When chief executives face thorny challenges that they feel their companies are unprepared to handle, they often turn to consulting firms. McKinsey and Bain & Company are among the best known, often drawing headlines for some of their more controversial work and prominent alumni. But just as influential in the business world, albeit with a lower profile, is Boston Consulting Group.
BCG, as it is known, works with big companies like Starbucks, GlaxoSmithKline and Shell, pushing them deeper into the digital age. And for the last eight years, BCG, which is private, has been led by Rich Lesser. Mr. Lesser, who has been with the firm since 1988, will step down next month.
Much changed during his tenure. For the first few years, Mr. Lesser mostly found himself counseling other executives about changes in technology, analytics and other ho-hum business issues. Then, with the arrival of the Trump presidency, corporate leaders were thrust into the political and social debates like never before, and BCG was helping clients navigate the culture wars.
“The divisions in our country continue to grow and grow, and sometimes you think they might be turning around, but I don’t think we’ve really seen that yet,” Mr. Lesser said. “And in a number of cases, there have been policies which then created more of an imperative for C.E.O.s to speak out.”
Just as the Trump presidency was winding down, the pandemic hit, and today BCG’s remit has expanded to climate change, Covid-19 and more.
This interview was condensed and edited for clarity.
What was your childhood like?
I grew up in Pittsburgh, and the city itself was very influential because there were only two aspects of Pittsburgh in the ’70s. It was under enormous stress. It was dealing with adversity, thousands of jobs lost and steel mills shutting down. And at the exact same time you had this adversity, you had the Steelers, and there was this winning-team mentality.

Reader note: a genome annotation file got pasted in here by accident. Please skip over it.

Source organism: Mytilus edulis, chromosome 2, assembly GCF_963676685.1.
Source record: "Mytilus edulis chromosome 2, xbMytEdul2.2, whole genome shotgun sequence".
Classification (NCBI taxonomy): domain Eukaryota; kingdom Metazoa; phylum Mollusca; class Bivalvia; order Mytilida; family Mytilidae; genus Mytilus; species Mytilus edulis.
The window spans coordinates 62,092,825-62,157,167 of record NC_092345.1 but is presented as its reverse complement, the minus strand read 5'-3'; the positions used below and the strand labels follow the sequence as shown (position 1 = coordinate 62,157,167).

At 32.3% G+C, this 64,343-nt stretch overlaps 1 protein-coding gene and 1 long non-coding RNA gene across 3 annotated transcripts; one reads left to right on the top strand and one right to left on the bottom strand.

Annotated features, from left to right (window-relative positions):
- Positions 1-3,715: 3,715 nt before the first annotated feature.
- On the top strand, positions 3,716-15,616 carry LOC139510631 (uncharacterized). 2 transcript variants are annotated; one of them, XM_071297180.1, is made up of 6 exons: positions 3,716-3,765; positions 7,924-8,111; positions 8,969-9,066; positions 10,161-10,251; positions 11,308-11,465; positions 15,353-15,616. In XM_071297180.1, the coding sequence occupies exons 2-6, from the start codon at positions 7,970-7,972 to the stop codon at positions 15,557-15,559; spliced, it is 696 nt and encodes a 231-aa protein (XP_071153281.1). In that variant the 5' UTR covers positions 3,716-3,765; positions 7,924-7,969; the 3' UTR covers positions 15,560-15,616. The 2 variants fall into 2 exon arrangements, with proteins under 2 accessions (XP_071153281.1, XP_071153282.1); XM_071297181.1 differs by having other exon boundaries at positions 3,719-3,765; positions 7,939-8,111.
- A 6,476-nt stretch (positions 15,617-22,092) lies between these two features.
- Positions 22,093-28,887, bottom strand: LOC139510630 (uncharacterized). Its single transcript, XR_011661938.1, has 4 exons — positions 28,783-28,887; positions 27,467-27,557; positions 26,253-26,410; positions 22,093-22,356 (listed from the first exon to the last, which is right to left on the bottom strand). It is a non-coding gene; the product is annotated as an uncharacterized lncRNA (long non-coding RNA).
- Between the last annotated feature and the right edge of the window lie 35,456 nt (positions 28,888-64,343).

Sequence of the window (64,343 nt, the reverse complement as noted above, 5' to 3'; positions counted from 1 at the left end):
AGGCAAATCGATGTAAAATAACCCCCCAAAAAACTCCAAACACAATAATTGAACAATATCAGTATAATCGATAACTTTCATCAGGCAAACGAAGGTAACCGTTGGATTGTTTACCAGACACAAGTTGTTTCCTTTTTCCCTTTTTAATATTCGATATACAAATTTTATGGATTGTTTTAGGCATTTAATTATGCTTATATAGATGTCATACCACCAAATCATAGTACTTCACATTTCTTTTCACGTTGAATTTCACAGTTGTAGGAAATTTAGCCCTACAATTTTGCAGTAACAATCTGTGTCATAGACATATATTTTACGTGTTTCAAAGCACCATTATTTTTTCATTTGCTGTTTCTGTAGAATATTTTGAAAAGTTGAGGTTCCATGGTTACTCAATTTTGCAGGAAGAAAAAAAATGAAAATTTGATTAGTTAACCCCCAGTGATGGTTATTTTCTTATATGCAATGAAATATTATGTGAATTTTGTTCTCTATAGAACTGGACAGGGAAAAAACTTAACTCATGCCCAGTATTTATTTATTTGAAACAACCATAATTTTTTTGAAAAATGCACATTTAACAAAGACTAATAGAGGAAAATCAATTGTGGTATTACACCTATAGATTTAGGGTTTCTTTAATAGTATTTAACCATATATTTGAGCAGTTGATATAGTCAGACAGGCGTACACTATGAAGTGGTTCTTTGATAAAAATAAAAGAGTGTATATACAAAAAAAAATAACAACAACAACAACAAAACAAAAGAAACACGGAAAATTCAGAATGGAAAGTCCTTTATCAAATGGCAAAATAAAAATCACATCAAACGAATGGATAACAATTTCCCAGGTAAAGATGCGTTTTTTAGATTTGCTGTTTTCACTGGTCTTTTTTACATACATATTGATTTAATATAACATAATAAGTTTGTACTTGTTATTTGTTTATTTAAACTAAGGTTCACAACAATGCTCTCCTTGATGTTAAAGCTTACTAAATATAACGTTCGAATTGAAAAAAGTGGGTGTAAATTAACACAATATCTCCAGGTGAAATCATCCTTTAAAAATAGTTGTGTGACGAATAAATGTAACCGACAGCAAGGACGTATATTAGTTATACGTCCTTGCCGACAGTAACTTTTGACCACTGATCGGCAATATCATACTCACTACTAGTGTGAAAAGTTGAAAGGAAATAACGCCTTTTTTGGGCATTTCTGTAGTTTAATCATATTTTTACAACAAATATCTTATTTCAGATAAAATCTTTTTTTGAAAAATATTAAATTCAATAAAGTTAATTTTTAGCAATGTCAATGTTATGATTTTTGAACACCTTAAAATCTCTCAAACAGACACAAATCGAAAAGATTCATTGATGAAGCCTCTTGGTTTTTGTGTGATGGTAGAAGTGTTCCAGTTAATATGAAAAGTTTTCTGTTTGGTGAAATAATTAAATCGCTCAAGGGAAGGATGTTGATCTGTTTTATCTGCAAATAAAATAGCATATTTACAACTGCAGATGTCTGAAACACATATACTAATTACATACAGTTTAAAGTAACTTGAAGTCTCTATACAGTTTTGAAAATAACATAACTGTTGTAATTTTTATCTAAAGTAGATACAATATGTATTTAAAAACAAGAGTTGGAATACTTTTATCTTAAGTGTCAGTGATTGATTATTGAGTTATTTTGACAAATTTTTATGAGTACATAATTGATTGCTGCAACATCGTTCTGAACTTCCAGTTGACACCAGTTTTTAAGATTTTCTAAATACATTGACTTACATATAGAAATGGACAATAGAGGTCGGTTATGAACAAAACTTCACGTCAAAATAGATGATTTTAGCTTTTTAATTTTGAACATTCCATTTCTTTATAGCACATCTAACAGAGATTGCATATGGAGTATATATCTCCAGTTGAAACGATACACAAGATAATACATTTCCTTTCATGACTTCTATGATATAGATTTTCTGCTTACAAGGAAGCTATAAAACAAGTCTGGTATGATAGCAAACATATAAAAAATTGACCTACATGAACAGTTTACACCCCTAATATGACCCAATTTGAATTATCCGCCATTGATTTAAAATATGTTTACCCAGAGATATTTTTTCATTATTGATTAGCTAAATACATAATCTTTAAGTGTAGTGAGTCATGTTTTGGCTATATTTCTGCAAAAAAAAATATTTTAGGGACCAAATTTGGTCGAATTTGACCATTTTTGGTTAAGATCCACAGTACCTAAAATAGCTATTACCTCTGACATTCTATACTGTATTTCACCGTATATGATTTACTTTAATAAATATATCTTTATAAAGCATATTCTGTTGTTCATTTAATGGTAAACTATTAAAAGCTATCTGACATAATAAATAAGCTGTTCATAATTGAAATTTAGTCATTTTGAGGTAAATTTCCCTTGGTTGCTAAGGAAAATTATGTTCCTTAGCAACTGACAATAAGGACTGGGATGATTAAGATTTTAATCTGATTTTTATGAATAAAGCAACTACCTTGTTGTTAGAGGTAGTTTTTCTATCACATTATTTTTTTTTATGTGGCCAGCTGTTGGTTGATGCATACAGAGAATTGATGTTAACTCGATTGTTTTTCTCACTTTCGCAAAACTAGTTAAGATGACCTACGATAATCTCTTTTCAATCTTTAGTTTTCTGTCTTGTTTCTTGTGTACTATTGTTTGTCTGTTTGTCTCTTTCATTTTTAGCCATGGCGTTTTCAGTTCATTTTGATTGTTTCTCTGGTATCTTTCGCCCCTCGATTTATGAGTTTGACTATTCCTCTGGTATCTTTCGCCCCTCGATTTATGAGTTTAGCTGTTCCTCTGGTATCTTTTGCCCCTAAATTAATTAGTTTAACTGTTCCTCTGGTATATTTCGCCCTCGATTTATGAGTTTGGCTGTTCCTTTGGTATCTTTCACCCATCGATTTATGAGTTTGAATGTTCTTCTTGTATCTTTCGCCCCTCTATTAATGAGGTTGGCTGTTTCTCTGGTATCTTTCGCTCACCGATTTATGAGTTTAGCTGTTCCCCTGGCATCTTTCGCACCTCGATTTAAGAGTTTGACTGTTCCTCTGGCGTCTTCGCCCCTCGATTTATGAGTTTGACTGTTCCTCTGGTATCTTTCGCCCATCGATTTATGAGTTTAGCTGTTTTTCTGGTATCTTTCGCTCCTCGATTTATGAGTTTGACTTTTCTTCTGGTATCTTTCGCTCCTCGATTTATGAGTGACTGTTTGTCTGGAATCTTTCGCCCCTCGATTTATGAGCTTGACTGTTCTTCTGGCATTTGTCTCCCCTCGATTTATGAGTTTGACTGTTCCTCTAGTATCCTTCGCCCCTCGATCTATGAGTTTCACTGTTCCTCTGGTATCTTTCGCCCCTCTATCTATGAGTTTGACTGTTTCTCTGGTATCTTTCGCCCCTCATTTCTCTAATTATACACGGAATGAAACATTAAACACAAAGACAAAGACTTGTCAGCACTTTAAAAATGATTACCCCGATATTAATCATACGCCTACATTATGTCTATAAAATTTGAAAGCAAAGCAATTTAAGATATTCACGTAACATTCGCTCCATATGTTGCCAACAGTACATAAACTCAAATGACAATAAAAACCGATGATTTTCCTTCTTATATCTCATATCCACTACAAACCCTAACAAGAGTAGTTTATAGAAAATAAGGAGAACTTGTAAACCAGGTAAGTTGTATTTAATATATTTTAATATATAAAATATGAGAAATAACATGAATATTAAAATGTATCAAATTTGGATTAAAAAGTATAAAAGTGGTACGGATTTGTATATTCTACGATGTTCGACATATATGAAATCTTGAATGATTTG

My mom was a teacher, and we spent dinners talking about how do you motivate kids, how do you create an environment of high achievement? And my dad was the C.F.O. of these little retailers. He had very strong values but was always under stress. I used to shine shoes, and we had this discussion when I was 14 about paying taxes, and how nobody reported their tips. So I started filling out 1040 forms, reporting my tips and paying taxes on it, because that’s just what you did.
Was there one engagement or client you had early in your career that made a big impact on you?
We did work with a telecom during my first 18 months, and we disagreed fundamentally with one of the senior leaders at the company, who insisted that we not tell his boss our view that their business was declining faster than they realized. He was really almost threatening the partner not to say that. And the partner said, “We’re going to say what we believe.” To a first-year consultant it was this moment of high drama, to go in and watch the partner say what he thought. The senior leader at the company was very angry, but it was the right thing to do. And in the end, the most senior client really appreciated someone putting bad news on the table in a very direct way.
How do you think the pandemic has changed business in ways that will endure in the years ahead?